American Horticultural Society Sets the Record Straight About River Farm Sale

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American Horticultural Society shares details on planned sale of River Farm

River Farm, located on the Potomac River in Alexandria, Virginia, is now up for sale.

Our purpose in selling River Farm is to pay expenses and create an endowment for our long-term survival.

The American Horticultural Society (AHS) today released a statement correcting what the organization says is widespread public misinformation regarding the sale of AHS’s Virginia headquarters known as River Farm.

AHS, a national nonprofit dedicated to sharing the art and science of growing plants throughout the country, was founded in Alexandria in 1922. In the early 1970s, AHS purchased and moved its headquarters to River Farm, former farmland that, centuries ago, was owned by George Washington. This past September, due to financial challenges, AHS announced River Farm would be put up for sale.

Since that announcement, Board Chair Terry Hayes says there have been widespread rumors and misstatements of fact.

“Contrary to many recent reports and statements, our desire is to not sell River Farm for future subdivision or development, but rather for it to remain a single-use property, preferably with continued opportunities for public access and enjoyment going forward,” said Hayes in a public statement released today.

“We would also like to clear up questions that have been raised about the existence of binding obligations connected to the generous donation from former AHS Board Member Enid Haupt, which allowed us to purchase River Farm for our headquarters. It was at her request, but not a requirement or condition of the donation, that the public could have free access to walk and explore the grounds of River Farm during regular operating hours. While we have found no documents that create an obligation, we have been happy to honor Ms. Haupt’s wishes and have welcomed the community to enjoy AHS’s River Farm grounds at no charge since we established our headquarters here nearly 50 years ago.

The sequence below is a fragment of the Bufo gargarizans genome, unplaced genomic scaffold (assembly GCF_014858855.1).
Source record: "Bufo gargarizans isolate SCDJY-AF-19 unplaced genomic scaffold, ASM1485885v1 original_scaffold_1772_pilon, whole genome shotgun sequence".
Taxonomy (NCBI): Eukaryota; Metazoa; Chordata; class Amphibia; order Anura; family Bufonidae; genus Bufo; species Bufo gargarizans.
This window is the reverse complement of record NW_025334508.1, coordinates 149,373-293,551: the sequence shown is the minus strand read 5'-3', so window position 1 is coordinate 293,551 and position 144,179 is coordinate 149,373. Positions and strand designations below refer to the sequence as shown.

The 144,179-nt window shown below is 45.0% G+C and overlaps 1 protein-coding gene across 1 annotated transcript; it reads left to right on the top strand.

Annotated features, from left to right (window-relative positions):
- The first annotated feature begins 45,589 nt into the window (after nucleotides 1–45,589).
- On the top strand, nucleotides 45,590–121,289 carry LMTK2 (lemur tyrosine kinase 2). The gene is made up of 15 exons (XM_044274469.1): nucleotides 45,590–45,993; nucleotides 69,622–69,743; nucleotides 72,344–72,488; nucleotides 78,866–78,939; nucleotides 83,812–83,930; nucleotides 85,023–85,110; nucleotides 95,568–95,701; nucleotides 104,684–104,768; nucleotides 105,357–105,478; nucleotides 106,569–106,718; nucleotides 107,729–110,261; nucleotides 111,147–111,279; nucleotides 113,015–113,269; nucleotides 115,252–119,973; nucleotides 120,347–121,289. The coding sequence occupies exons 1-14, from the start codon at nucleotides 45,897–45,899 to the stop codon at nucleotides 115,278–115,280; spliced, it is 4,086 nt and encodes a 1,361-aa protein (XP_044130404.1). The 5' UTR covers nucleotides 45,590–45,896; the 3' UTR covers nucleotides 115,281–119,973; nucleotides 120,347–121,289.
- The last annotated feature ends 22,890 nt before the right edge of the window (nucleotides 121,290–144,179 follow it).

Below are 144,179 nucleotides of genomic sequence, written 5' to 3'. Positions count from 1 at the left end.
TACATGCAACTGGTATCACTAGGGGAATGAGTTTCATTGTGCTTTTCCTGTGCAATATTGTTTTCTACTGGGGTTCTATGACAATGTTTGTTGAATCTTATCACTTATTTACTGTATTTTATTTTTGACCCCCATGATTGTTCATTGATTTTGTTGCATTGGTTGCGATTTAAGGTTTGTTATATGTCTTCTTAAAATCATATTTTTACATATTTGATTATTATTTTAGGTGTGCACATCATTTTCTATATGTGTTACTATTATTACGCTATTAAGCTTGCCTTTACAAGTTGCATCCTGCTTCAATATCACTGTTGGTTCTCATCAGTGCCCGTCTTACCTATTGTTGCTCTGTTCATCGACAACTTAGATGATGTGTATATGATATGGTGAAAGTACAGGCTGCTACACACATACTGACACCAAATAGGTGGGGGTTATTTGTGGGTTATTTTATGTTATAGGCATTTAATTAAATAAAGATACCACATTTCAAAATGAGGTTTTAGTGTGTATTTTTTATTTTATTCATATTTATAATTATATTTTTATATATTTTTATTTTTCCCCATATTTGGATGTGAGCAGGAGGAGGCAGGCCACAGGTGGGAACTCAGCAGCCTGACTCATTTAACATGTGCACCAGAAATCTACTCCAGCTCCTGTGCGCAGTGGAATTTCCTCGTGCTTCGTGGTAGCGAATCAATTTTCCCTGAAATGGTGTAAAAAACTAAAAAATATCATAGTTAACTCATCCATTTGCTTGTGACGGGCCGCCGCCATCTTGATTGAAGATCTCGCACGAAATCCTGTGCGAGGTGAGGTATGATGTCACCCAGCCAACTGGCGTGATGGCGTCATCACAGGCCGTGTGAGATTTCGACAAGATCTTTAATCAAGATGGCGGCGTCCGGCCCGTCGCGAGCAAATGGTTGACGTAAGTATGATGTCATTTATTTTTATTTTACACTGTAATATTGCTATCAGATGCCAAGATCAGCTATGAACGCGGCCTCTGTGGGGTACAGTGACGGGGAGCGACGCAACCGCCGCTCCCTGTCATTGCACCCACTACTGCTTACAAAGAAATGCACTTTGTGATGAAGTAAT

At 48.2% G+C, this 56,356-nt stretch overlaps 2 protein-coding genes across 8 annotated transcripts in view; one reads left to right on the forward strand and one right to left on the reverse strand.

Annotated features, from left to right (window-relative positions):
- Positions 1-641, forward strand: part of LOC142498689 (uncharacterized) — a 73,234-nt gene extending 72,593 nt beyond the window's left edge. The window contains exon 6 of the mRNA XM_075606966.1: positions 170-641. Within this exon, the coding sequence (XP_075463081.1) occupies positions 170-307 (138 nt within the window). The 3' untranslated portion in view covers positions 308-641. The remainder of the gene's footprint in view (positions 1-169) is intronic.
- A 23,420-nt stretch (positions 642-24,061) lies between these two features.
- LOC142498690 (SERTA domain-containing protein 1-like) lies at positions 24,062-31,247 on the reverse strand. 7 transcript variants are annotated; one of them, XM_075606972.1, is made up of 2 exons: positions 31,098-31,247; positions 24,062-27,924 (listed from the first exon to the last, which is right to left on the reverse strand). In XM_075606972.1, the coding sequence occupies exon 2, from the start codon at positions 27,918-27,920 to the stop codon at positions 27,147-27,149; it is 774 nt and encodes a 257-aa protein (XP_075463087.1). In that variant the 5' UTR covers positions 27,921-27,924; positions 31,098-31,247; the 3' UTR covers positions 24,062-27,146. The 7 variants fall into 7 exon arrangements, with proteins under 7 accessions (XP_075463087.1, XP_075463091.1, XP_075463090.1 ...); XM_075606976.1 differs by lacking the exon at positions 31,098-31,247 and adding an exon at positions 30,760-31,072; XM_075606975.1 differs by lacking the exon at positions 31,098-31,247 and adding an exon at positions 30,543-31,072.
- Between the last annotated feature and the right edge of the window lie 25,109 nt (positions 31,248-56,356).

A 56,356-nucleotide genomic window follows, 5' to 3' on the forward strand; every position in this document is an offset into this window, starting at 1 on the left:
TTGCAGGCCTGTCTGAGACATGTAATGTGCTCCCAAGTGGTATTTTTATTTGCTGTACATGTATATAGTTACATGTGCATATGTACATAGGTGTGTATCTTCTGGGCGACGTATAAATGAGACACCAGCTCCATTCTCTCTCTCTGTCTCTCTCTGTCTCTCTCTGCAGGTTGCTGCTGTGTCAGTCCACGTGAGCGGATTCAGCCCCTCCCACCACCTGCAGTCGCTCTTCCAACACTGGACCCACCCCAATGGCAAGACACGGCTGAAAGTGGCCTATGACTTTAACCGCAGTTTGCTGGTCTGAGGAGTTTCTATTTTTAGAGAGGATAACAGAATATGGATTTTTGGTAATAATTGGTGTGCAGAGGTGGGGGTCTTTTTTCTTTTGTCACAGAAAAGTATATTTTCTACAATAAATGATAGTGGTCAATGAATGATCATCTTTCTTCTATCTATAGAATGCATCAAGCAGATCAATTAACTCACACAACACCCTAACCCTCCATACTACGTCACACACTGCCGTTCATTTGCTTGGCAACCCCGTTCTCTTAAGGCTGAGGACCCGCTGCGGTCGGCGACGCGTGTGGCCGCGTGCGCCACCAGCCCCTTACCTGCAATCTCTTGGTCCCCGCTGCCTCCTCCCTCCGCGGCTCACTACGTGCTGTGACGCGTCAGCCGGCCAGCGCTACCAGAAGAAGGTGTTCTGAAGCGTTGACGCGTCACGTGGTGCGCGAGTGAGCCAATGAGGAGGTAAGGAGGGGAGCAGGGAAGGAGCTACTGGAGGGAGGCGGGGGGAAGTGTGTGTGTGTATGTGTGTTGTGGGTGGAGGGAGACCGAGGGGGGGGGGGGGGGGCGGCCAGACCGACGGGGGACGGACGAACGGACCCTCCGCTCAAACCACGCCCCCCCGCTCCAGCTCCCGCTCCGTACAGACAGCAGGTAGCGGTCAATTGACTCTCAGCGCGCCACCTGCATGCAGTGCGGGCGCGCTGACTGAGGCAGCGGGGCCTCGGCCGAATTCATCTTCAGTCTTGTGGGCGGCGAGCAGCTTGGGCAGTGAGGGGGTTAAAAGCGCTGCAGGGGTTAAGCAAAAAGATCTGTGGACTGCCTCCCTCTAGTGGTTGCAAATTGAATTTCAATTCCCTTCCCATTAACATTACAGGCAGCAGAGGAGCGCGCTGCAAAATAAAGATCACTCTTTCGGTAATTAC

“Our purpose in selling River Farm is to pay expenses and create an endowment for our long-term survival. Like many small nonprofits, AHS has struggled financially in recent years and the pandemic has all but stopped essential revenue streams needed to maintain our day-to-day operations and our mission-focused programming while also shouldering the tremendous maintenance costs for the early 20th Century homestead at River Farm and its 27 acres of land. These serious financial challenges, among others, led to our board’s decision this fall to sell River Farm. The funds raised will allow our nonprofit to create an endowment that will ensure our organization and our programs can continue indefinitely.

“We understand the uneasiness our neighbors feel not knowing what the sale may mean for River Farm. Contrary to published reports, we have worked diligently to be as transparent as possible and to have an open constructive dialogue with community leaders. In fact, we have been in – and continue to have - ongoing bi-weekly conversations with Mount Vernon District Supervisor Daniel G. Storck and Paul Gilbert of NOVA Parks, among others, who have been working to put together a purchase offer that could meet both AHS’s objectives and those of the community. We have voluntarily extended timelines and been flexible with other considerations to support these community efforts to protect centuries-old River Farm.

“We in turn ask for the community to recognize and support our efforts to protect our century-old, Alexandria-born nonprofit as we strive to keep our national mission alive for the next 100 years.”

Hayes says AHS’s goal is to find a new steward for River Farm who will respect the land and its long history.

The current listing with Alexandria realtor, Sue Goodhart of the Goodhart Group of Compass, describes the property as a once-in-a-lifetime opportunity to own 27.5 acres of riverfront property in the Washington, DC metropolitan area, with unobstructed views of the Potomac River and impeccably maintained gardens.

“Imagine owning an estate renowned for its unobstructed views of the Potomac River and impeccably maintained gardens. Just 20 minutes from Washington, DC, River Farm, a sweeping 27.5-acre property located on the Potomac River, is on the market for the first time in nearly 50 years.

“The charm of the past envelops you immediately upon entering the property. As you wind through the circular driveway you will see the 11,000 square foot stone manor house nestled in an elegant park-like setting. As you gaze across the gardens, you'll take in expansive views of the Potomac River. The existing home is currently being used as offices for the American Horticultural Society, but as you step through the front door of the stately manor house, it's easy to envision its history as a private residence. To the right, you'll find a large parlor with a beautiful view of the river and just beyond the foyer, a dining room perfect for entertaining. Walk down the hallway, a gracious ballroom with a spectacular vista of the grounds. Ascend the stairs to the second level, and you'll find six bedrooms and four bathrooms. The lower level of the home contains ample storage. Original trim, windows and floors are found throughout the home, and the Potomac is visible from many of the rooms. Just off the ballroom is a large bluestone terrace framed on one side by a stately hedge of English boxwood. As you tour the property, you'll encounter a series of perennial gardens, a children's garden, and a naturalistic four-acre meadow. River Farm also includes a carriage house, cottage and two storage garages.”

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Leslie Komet Ausburn
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